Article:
The game of chess, as we know it, reflects the Medieval battle symbolism of Europe 1500 years ago: A King, accompanied by his Queen, living in fortified Castles (“Rooks”) protected by Knights (Battle Horses) and Bishops. The Pawns (Common Foot-soldiers) stand at the front line and give their lives to protect the King. Actually, these characters were adapted from earlier versions of the game probably originating in India, brought by merchants across the Silk Road into Persia (Iran), from which it spread and flourished in the Arab world, before being brought to Europe through Spain in the 6th century. No one knows what the individual pieces looked like back then.

Each chess piece has its own set of moves, and the player uses a combination of these in a war game against another Medieval kingdom. After numerous “moves” (up to 50 on each side), one player has the opponent’s King in jeopardy, with no way of escape. He announces triumphantly, “Checkmate!” — which mean literally, “The King is dead!”

Many people were introduced to the game of chess by the 2021 TV series “The Queen’s Gambit.” This six-part series portrays Beth, a troubled girl in an orphanage who has an uncanny ability to foresee chess moves long before they develop. Critics agree that, though the term is never used in the TV drama, Beth shows indications of autism, which in some cases can give a person an unusually acute ability to focus on one thing, like the movement of chess pieces.

The young Beth learns about The Queen’s Gambit, a traditional opening series of moves by Pawns that can lead to an ultimate checkmate when played properly. Through mastering this strategy, Beth becomes virtually unbeatable in chess tournaments. The series climaxes when she faces the Russian champion in the international final round, and after a fierce struggle, defeats him.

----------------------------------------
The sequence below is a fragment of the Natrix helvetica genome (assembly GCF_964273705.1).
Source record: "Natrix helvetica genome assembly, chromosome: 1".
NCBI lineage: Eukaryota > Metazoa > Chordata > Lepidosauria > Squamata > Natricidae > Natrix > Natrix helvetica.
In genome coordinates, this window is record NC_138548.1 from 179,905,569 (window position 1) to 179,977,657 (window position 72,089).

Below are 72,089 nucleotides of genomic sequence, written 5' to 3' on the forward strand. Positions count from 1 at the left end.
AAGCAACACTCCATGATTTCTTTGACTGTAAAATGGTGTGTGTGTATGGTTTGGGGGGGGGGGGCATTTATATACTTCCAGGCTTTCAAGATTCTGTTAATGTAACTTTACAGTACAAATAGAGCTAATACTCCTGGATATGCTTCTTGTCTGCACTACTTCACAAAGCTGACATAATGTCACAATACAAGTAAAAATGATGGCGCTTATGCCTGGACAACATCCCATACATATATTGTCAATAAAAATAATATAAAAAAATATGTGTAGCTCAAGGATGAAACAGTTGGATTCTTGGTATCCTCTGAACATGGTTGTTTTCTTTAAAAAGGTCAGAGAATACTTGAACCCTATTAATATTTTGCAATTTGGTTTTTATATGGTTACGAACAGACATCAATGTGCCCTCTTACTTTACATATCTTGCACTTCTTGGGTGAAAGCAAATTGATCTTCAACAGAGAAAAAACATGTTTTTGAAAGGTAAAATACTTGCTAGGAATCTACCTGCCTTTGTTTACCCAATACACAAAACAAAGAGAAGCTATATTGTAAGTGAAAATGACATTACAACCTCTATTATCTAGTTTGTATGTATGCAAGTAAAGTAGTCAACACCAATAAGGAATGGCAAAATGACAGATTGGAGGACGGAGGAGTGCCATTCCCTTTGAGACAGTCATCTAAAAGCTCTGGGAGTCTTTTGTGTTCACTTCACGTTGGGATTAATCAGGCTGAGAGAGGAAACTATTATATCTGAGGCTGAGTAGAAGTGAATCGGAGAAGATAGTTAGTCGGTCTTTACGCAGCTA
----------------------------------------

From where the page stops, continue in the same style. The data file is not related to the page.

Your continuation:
There was a real-life parallel in the 1950s rise of Bobby Fischer, an American chess prodigy at 14, who finally conquered the fabled Russian champion in 1972. This was seen as a Cold War victory for the West. Unfortunately, Bobby Fischer’s life from then on was all downhill.

In the 1990s, the emerging world of computers led to the developing of programs with Artificial Intelligence (AI) great enough to defeat the world’s most gifted chess experts consistently. Today, computer vs. human chess champion matches are seldom held. It seems there is a realization that, ultimately, the logic built into the universe (and packaged into a computer) is able to “outthink” the cleverest human mind. That’s what AI is — a way of glimpsing the intelligence that is part of every corner of Creation. A peek at the immense super-Mind of God.

In the final confrontation between God and Job, recorded in our Old Testament, God says:

Who is this that darkens counsel by words without knowledge? I will question you, and you shall declare to me. Where were you when I laid the foundation of the earth?  Tell me, if you have understanding.” (Job 38:2-4)

I have a personal theory that, in spite of its complexity, chess is so mathematically predictable that whichever side has the first move will inevitably win. Well, in the created universe, God is, by definition, the First Mover, so he always wins!

Have you been challenging God’s wisdom, thinking you know better? Have you been sneaking in some self-centered thoughts, hoping he won’t notice? Do you believe you’re clever enough to come up with moves he hasn’t seen before?

Do not be deceived; God is not mocked. (Galatians 6:7)


— Pastor George Van Alstine